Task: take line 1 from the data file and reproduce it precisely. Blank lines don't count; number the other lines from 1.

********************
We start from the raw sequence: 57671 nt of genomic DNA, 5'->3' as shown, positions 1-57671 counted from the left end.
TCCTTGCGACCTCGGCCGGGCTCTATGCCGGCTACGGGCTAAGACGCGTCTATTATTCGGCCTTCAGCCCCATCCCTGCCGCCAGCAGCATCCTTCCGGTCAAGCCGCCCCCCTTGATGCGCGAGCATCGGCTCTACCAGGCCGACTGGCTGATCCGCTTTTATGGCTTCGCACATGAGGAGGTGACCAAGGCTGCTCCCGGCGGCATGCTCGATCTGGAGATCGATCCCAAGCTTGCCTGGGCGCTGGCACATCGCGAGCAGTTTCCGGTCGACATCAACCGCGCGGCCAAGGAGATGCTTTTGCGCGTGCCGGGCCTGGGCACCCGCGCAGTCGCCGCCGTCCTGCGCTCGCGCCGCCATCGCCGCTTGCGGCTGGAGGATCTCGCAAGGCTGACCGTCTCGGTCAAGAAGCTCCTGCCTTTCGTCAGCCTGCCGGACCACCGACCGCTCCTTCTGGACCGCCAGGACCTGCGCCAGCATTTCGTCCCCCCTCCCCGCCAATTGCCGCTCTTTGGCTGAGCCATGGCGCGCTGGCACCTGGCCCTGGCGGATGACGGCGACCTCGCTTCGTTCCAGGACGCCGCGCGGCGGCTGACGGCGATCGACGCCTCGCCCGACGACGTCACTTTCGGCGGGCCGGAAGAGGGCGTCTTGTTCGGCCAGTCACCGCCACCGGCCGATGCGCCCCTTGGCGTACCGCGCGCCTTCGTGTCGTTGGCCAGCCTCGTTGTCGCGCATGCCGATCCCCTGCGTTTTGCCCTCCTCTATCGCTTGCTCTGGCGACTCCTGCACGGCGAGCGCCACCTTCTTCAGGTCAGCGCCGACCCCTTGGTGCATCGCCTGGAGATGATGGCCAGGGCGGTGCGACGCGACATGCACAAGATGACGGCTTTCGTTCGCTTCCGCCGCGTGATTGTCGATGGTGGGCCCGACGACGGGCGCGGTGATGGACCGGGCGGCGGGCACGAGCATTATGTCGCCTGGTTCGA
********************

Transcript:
We start from the raw sequence: 57671 nt of genomic DNA, 5'->3' as shown, positions 1-57671 counted from the left end.